Premiums may skyrocket due to e-health
AS THE government continues to bargain with GP groups over the conditions practices must agree to when using the national e-health record system, experts have warned the legal liabilities attached to the records could push premiums up.
The first draft of the agreement caused outrage across the profession by requiring practices to assume all legal liability for the system and grant health department officials unrestricted access to their premises and records.
Department officials were due to meet RACGP representatives today to discuss the latest draft of the agreement, which sources said was the fourth so far, but MO understands the major GP organisations are still unhappy with many of the conditions.
MDA National president Associate Professor Julian Rait said the contentious “search and seizure” powers had been removed from the latest draft but GPs should still treat the system with “extreme caution”.
“The government is still trying to impose liabilities on providers over the security of the system,” Professor Rait said.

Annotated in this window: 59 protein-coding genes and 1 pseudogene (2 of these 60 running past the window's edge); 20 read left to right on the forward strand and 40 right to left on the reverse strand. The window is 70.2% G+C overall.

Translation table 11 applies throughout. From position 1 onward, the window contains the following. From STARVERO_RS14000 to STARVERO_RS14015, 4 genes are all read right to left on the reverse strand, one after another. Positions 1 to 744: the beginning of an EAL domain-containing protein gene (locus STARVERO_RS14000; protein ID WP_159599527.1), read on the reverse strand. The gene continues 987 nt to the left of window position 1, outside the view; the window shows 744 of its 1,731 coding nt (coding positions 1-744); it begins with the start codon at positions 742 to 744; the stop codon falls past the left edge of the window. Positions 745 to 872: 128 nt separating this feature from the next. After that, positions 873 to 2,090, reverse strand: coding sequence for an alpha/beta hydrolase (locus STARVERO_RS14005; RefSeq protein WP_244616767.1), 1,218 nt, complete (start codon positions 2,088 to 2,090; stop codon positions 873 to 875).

“I would like to see the system redesigned so patients can only change the record in the context of a consultation, but if the design is not changed doctors should use the system with extreme caution.”
Professor Rait said MDA would closely monitor the fallout after the system goes live on 1 July, but he expected it to trigger a rise of complaints and claims against doctors.
“That could put pressure on premiums,” he said.
“If in six months we saw a spike in claims then we might reconsider our position with respect to our premiums.”
AMA Council of General Practice chair Dr Brian Morton said he also expected the introduction of the system to impact on premiums.
“The insurers have to reflect their own risk assessments in the price of their premiums and I would not be surprised if they took the view this will result in more claims,” Dr Morton said.
“There are still a number of unknowns in terms of who assumes liability under the agreement if a patient suffers harm resulting from inadequate or incorrect information in the record.
“There are a number of things there that can expose us.”